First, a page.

Emergent vs. Church Growth, vs. Biblical Christianity

1:02 am | Emergent Church

About two years ago I spent a lot of time digging deeply into the materials of what is commonly called the church growth movement. It’s largely a catch-all phrase for Seeker Sensitive and Purpose Driven models, but of course the church growth reading list is much larger and broader than these two approaches would indicate. Usually, when people criticize the church growth movement, they are critiquing any synthesis of the Willow Creek model or the Saddleback model - and further, in my experience, they are not critiquing the model so much as how people implement it. There was a real problem of people not interacting with Willow Creek and Purpose Driven materials directly, just their impressions of what people were doing with it. George Barna has also written a great deal on church growth, and he remains one of my favorite authors, despite his ministry being criticized as being too discouraging.

One of the books that really crystallized my thinking about the church and body life was Gene Getz’ “Sharpening the Focus of the Church”. It came highly recommended at the time when Emergent wasn’t such a buzzword in Christian circles, being largely relegated to online discussions. Unfortuantely, I can’t find my copy of it now, because I would like to revisit it with a little distance from my first read. Getz did not state any conclusions in the book directly, leaving those as an exercise for the reader - but the observations seemed as timely when I was reading it as they were when he originally wrote the book. Meanwhile, the Fellowship Bible model has grown rapidly and shown much real fruit.

There were a couple of critiques of the church growth movement that I found particularly salient. One was John Piper’s “Brothers, we are not Professionals.” This book was addressed to pastors who were becoming affected by the world’s understanding of success in ministry while losing site of the Kingdom of God, and that the gospel will be foolishness to the world. So many times I have wanted to jump on board the bash-Piper bandwagon, but after actually reading his books, it’s really hard for me not to have tremendous respect for the man. He has shown an incredible resiliance against being drawn into every current and passing fad in the Christian church, and he’s had a balancing effect on my vision for the church.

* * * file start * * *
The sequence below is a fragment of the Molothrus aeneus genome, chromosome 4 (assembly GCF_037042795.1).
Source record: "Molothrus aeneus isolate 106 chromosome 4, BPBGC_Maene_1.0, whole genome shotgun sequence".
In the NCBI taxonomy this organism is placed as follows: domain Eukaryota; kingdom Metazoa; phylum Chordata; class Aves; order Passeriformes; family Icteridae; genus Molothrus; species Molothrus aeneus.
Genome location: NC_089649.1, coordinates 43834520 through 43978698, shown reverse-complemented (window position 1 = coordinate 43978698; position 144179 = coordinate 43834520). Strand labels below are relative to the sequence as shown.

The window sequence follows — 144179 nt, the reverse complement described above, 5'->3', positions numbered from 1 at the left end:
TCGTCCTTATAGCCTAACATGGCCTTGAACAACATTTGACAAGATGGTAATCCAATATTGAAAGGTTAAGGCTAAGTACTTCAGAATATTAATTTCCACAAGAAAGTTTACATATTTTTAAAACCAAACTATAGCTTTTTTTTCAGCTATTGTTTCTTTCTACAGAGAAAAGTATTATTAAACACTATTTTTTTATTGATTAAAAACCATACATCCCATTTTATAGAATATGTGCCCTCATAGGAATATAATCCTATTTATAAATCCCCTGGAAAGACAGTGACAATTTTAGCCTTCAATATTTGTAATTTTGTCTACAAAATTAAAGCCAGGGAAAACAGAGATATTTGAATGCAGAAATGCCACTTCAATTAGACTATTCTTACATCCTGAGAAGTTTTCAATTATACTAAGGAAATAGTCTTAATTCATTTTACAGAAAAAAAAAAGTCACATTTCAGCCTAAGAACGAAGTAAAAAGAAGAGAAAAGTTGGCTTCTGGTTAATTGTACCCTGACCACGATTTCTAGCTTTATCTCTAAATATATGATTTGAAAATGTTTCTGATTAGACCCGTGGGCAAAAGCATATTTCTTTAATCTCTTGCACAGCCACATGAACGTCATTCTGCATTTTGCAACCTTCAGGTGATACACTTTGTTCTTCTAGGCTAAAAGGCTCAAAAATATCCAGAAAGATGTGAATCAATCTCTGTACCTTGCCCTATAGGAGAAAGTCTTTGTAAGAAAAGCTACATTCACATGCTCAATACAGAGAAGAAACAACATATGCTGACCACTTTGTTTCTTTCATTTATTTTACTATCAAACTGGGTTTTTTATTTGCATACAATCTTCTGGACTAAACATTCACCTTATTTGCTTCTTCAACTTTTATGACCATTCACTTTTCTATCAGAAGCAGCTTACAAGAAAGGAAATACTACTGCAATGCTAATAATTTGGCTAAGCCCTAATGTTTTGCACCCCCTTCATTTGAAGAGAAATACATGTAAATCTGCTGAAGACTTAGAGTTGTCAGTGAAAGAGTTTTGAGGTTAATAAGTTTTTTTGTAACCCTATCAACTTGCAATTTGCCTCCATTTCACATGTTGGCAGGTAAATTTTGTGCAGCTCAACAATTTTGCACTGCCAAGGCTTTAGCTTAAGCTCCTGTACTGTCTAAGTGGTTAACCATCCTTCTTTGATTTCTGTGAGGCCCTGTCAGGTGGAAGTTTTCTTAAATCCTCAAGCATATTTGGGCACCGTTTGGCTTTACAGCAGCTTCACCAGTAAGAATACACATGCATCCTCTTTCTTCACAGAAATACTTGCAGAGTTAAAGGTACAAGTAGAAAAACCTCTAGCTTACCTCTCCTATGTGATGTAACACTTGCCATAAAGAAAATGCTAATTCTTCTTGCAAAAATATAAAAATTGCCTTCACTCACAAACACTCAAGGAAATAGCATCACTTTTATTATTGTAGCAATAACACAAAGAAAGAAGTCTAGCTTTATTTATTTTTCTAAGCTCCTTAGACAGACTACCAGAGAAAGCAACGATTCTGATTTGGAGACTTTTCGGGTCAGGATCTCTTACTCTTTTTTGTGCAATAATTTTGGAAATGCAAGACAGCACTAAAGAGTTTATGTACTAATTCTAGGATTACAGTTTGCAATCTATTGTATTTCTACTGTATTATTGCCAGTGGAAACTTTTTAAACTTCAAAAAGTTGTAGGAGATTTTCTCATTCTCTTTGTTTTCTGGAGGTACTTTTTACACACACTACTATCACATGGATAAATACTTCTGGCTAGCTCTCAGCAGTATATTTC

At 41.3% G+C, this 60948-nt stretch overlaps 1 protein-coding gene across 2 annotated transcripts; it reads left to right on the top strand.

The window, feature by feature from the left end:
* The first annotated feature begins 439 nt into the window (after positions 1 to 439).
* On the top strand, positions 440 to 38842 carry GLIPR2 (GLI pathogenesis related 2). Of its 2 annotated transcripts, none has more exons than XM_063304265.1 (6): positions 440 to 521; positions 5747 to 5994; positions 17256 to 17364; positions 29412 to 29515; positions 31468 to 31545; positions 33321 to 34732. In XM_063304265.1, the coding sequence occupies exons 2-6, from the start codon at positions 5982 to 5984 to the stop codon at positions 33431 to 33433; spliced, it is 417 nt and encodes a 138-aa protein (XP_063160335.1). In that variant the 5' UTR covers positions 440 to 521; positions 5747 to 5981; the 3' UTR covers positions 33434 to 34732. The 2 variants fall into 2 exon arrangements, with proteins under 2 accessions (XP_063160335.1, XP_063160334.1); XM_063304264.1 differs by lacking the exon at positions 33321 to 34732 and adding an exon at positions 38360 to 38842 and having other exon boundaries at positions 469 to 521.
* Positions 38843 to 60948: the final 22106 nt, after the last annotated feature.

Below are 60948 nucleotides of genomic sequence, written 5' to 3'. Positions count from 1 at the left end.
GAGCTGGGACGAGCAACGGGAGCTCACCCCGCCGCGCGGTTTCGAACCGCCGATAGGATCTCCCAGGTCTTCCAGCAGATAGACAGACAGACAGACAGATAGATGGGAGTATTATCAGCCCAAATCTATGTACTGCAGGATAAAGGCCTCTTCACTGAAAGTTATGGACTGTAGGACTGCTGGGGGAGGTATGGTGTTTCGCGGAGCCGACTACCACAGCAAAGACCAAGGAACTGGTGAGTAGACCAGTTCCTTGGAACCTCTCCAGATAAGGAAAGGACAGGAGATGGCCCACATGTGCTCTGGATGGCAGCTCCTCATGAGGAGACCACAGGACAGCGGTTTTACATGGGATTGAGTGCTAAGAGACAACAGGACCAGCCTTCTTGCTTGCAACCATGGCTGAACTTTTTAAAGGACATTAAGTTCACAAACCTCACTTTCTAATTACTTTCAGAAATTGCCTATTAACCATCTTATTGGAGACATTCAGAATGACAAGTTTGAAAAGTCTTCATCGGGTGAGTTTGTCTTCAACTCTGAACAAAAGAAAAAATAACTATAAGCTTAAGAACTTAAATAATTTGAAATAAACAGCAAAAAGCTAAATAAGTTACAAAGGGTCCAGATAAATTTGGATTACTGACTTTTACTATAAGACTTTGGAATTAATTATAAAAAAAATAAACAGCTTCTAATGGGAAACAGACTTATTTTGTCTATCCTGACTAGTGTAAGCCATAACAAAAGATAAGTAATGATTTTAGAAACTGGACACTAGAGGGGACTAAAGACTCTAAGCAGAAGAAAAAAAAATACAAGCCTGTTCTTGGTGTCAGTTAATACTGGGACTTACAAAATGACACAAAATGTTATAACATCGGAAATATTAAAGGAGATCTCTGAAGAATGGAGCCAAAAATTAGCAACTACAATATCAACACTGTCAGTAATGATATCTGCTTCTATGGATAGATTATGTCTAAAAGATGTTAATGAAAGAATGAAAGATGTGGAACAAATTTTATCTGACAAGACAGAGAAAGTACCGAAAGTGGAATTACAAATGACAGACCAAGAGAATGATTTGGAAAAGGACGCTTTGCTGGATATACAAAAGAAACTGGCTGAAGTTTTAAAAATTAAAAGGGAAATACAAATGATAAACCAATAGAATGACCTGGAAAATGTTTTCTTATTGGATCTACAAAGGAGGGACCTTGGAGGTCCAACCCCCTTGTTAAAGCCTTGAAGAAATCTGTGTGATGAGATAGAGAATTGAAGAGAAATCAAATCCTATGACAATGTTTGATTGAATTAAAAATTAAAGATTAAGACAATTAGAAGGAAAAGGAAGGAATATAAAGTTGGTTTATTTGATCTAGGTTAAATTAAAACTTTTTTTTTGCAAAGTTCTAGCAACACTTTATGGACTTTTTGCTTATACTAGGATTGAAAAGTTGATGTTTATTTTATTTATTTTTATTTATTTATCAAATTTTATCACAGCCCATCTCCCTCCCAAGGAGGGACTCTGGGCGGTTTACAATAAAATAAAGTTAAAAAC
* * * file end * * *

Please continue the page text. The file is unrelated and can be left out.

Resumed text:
The other book was Mark Dever’s “Nine Marks of a Healthy Church”, which very simply laid out its nine marks. No frills, no fancy charts or graphs, just 9 simple ideas that are laid out no-nonsense and easy to understand: Expositional Preaching, Biblical Theology, Biblical Understanding of the Good News, Biblical Understanding of Conversion, Biblical Understanding of Evangelism, Biblical Understanding of Membership, Biblical Church Discipline, Promotion of Christian Discipleship and Growth, Biblical Understanding of Leadership. The plain simplicity of Dever’s points resonated very deeply with me, giving me a fresh elegance to my vision of what I wanted in a church. In fact, it helped me refocus from a self-centered felt-needs approach to church to focus instead on matters of prime importance - exemplifying Biblical Christianity.

Together, these two books were significant in causing me to throttle back and change course at precisely the time when I was ready to launch off into exploring what I think of now as “the fad-driven church” (as Phil Johnson called it). It gave me a solid grounding and a tether to reality, which is undoubtedly a good thing. Meanwhile, a dizzying array of new church models are being proposed. One called Mosaic reaches across racial lines to embrace grace-based racial reconciliation - a model I was particularly fond of, so much so that I had at one point had the Mosaix church in Little Rock (a big thinktank in this approach) on the short list of churches I was recommending my brother visit. But that was 2003, and just a little age, maturity, and simple wisdom goes a long way.

The Emergent church right now is showing plenty of signs of pulling apart at the moment as well. The funny thing is that a few years ago I strongly recommended Mars Hill Church to a friend who was moving to Seattle. A couple of years later, as leadership at my brother’s church Summit Church (SBC w/ purpose-driven background) appeared to be getting drunk on Mark Driscoll’s “Radical Reformission” I became skeptical of some of the things he was recommending. Then, just last month Mark Driscoll burst onto the Emergent Blogosphere with much controversy, when he announced that he no longer considered himself “emergent” and was critical of some of the directions that many emergent leaders were charting. The momentum of the movement as it exists right now is going to cause the movement to tear apart into at least two major groups; the division is unavoidable at this point.

But at the end, I’m stunned by how the mistake of one generation - being too professional - is so radically swung the opposite way by the next - being hippies. Neither the 1950s or 1960s were entirely good one way or the other, but the church prevailed. Finding some balance between being professional and inauthentic, and being hippie and excessively authentic to the point of inauthenticity, I think this is the challenge. Maybe, we should strive to be followers of Christ first, and let our authenticity flow from a true understanding of our position in Christ, being properly sourced (orthogeny) in God.




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